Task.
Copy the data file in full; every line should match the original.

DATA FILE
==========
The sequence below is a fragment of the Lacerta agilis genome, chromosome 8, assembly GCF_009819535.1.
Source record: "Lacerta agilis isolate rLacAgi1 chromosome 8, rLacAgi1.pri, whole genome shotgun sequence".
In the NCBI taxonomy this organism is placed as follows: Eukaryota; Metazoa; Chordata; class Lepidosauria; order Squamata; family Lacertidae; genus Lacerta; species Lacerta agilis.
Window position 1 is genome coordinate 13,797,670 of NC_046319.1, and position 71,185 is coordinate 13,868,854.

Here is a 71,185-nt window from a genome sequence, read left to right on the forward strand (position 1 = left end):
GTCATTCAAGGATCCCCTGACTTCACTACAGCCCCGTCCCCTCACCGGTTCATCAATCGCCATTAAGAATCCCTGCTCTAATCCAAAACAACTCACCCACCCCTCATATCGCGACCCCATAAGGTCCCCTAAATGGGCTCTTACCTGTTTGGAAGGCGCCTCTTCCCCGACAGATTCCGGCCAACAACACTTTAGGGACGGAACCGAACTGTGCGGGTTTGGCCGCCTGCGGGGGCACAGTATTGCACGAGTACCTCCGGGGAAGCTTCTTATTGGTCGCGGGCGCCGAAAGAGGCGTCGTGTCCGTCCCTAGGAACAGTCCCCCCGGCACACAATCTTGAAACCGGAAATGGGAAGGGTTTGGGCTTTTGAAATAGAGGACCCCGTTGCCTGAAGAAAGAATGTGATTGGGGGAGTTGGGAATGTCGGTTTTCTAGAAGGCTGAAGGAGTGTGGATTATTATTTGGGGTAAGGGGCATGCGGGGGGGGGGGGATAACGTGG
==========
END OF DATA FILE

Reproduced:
The sequence below is a fragment of the Lacerta agilis genome, chromosome 8, assembly GCF_009819535.1.
Source record: "Lacerta agilis isolate rLacAgi1 chromosome 8, rLacAgi1.pri, whole genome shotgun sequence".
In the NCBI taxonomy this organism is placed as follows: Eukaryota; Metazoa; Chordata; class Lepidosauria; order Squamata; family Lacertidae; genus Lacerta; species Lacerta agilis.
Window position 1 is genome coordinate 13,797,670 of NC_046319.1, and position 71,185 is coordinate 13,868,854.

Here is a 71,185-nt window from a genome sequence, read left to right on the forward strand (position 1 = left end):
GTCATTCAAGGATCCCCTGACTTCACTACAGCCCCGTCCCCTCACCGGTTCATCAATCGCCATTAAGAATCCCTGCTCTAATCCAAAACAACTCACCCACCCCTCATATCGCGACCCCATAAGGTCCCCTAAATGGGCTCTTACCTGTTTGGAAGGCGCCTCTTCCCCGACAGATTCCGGCCAACAACACTTTAGGGACGGAACCGAACTGTGCGGGTTTGGCCGCCTGCGGGGGCACAGTATTGCACGAGTACCTCCGGGGAAGCTTCTTATTGGTCGCGGGCGCCGAAAGAGGCGTCGTGTCCGTCCCTAGGAACAGTCCCCCCGGCACACAATCTTGAAACCGGAAATGGGAAGGGTTTGGGCTTTTGAAATAGAGGACCCCGTTGCCTGAAGAAAGAATGTGATTGGGGGAGTTGGGAATGTCGGTTTTCTAGAAGGCTGAAGGAGTGTGGATTATTATTTGGGGTAAGGGGCATGCGGGGGGGGGGGGATAACGTGG